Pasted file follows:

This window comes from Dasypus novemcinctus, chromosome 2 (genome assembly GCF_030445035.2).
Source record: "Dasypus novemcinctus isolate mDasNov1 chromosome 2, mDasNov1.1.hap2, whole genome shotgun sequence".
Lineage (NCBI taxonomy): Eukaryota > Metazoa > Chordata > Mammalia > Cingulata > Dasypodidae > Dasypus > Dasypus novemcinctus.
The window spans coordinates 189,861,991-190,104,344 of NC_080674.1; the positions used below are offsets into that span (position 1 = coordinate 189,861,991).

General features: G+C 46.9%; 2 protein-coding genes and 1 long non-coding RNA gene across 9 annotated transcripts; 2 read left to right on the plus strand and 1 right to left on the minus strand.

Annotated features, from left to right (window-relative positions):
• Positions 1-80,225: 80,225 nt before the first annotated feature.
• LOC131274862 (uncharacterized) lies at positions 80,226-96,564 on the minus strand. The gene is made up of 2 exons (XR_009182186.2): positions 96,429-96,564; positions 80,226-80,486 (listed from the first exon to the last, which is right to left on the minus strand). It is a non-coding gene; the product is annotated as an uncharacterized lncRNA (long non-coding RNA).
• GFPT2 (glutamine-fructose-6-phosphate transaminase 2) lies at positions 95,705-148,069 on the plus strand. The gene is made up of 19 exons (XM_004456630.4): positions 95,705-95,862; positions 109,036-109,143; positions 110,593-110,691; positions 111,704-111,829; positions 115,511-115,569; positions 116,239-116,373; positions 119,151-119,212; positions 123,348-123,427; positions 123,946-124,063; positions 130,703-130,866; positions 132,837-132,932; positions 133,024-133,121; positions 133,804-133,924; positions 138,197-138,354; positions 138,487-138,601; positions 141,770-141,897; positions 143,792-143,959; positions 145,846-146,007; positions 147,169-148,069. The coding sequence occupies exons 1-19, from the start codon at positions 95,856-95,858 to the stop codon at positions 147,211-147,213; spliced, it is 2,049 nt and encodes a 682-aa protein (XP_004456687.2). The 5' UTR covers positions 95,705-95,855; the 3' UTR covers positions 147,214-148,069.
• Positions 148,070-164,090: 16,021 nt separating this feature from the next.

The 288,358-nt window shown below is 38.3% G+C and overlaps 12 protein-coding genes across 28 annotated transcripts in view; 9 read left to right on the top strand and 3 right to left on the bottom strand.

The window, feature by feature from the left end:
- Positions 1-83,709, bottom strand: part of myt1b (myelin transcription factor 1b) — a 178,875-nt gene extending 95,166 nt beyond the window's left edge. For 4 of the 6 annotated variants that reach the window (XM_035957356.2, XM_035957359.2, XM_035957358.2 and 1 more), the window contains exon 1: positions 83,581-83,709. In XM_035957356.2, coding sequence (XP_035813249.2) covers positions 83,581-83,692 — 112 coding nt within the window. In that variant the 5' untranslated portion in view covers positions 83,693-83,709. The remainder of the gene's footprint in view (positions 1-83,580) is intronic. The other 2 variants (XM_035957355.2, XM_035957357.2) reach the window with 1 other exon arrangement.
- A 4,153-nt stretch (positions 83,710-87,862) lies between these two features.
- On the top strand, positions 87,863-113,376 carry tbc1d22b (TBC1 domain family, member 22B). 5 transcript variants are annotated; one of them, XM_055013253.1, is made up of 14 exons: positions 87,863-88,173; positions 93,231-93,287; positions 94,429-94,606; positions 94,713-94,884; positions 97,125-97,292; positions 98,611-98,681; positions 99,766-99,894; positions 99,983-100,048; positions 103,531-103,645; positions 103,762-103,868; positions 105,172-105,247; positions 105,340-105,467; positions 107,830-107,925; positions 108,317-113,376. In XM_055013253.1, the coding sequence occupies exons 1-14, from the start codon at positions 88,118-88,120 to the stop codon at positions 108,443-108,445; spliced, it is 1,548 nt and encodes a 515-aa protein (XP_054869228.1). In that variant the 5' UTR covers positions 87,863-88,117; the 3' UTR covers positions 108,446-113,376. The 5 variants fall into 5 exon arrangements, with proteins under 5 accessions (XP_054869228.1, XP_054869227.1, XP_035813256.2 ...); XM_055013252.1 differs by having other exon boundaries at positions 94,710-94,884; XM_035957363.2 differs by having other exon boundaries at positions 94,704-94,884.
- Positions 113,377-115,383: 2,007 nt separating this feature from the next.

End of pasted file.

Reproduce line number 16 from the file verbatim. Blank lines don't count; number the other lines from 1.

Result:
- Positions 113,377-115,383: 2,007 nt separating this feature from the next.